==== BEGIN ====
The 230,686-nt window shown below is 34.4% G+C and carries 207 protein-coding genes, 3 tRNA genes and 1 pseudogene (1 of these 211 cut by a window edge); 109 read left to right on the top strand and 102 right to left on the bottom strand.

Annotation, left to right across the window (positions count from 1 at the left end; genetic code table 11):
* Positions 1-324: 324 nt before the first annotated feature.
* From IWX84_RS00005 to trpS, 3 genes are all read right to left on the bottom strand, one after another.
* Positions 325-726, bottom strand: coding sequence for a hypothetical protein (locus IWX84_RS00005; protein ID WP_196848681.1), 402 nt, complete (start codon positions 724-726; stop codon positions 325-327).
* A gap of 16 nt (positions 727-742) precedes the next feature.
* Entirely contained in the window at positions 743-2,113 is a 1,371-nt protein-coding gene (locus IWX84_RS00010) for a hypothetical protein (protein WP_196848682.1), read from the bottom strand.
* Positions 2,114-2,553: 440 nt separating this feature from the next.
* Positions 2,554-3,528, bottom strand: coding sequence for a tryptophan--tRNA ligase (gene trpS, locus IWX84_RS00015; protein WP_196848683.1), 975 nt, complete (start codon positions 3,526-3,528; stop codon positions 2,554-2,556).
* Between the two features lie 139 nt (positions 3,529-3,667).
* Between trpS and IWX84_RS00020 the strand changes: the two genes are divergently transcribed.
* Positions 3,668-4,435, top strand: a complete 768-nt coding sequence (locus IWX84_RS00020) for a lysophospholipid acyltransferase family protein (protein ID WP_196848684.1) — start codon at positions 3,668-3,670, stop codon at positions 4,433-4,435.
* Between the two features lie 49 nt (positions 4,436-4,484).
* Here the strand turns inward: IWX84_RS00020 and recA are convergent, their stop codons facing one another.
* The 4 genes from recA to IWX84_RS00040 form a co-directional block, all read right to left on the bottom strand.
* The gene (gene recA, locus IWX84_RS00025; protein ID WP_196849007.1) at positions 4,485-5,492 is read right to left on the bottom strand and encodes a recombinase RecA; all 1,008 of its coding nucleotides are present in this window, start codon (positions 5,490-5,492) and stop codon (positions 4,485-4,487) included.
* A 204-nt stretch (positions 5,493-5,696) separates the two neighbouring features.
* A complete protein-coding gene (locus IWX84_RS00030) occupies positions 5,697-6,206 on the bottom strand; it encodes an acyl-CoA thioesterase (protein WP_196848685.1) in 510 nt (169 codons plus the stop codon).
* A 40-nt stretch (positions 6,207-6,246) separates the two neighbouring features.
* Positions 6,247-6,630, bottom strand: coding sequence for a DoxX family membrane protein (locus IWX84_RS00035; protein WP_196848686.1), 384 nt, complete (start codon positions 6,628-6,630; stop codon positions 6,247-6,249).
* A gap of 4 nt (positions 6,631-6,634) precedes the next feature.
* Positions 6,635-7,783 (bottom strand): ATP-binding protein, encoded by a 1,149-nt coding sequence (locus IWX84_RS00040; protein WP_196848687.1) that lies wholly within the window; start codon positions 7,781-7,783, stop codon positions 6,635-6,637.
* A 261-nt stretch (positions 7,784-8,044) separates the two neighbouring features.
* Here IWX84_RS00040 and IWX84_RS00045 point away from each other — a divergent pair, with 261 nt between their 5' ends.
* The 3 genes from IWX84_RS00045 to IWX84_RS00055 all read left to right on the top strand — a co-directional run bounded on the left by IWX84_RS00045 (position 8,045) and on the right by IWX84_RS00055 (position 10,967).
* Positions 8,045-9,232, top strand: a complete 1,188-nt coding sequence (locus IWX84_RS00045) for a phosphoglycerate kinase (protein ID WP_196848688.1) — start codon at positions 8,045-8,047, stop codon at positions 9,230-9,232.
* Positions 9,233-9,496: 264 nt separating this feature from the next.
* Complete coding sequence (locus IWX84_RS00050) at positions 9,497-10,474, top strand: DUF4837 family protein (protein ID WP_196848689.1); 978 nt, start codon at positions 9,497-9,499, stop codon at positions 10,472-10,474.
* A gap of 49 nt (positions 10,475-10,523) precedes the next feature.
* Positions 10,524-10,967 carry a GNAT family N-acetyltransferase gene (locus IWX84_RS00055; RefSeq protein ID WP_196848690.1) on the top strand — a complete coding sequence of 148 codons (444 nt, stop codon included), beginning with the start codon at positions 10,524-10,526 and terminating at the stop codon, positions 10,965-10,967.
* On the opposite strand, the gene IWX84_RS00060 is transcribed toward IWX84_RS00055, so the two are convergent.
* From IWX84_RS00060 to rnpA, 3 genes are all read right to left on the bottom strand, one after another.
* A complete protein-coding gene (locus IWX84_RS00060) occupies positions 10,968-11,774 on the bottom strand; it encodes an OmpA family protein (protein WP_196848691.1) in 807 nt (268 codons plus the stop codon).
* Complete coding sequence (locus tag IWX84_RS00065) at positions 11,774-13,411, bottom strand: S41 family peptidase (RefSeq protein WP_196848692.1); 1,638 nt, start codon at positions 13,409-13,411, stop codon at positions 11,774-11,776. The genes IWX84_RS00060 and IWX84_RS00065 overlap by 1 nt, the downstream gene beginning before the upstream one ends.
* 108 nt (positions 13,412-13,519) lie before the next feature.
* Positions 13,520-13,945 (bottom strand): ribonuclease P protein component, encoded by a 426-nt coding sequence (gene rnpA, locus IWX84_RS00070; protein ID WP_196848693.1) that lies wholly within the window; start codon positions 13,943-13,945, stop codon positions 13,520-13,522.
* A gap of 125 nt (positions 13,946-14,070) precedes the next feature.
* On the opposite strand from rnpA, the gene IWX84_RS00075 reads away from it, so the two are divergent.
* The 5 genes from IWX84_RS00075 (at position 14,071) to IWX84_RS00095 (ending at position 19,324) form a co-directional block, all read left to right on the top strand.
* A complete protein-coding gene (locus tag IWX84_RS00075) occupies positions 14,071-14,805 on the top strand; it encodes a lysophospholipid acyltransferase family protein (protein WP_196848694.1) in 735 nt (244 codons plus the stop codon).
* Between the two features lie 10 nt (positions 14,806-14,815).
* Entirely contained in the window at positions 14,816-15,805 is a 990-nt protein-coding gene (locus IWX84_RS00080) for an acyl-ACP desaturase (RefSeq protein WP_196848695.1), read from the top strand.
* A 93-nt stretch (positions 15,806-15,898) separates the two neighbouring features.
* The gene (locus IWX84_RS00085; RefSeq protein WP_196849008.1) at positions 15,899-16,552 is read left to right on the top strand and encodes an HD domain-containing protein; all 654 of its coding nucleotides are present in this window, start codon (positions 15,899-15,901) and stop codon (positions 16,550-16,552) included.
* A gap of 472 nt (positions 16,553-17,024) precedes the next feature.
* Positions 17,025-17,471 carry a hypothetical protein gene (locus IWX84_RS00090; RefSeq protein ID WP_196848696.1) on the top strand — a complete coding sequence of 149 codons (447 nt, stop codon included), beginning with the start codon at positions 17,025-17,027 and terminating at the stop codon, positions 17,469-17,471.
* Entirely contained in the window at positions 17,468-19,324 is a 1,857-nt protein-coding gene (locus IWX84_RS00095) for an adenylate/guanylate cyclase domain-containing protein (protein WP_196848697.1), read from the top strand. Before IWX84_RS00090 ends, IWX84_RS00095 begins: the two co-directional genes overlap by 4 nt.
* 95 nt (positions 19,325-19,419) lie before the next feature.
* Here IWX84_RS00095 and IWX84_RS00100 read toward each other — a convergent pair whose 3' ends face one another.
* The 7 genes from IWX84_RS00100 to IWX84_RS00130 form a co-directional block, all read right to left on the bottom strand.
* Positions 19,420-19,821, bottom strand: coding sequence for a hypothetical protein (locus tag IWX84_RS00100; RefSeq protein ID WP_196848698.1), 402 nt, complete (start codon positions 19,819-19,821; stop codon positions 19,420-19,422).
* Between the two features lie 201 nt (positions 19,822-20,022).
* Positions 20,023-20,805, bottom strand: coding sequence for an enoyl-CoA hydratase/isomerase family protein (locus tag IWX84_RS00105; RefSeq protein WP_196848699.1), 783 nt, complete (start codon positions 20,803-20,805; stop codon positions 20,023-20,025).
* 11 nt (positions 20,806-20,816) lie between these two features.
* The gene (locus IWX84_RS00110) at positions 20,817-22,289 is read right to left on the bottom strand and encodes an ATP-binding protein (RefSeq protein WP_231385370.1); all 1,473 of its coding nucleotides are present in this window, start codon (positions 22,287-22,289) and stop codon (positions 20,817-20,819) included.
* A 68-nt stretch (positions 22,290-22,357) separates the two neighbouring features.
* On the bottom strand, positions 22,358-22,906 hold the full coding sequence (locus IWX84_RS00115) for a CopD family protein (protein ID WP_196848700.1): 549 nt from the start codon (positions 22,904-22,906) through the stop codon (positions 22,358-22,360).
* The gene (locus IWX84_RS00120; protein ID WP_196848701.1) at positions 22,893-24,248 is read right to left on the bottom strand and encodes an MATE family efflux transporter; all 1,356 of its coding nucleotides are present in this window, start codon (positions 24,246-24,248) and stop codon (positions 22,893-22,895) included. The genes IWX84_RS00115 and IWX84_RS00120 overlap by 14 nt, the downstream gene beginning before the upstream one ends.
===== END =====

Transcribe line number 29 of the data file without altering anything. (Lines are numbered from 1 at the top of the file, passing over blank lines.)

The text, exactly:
* A gap of 49 nt (positions 10,475-10,523) precedes the next feature.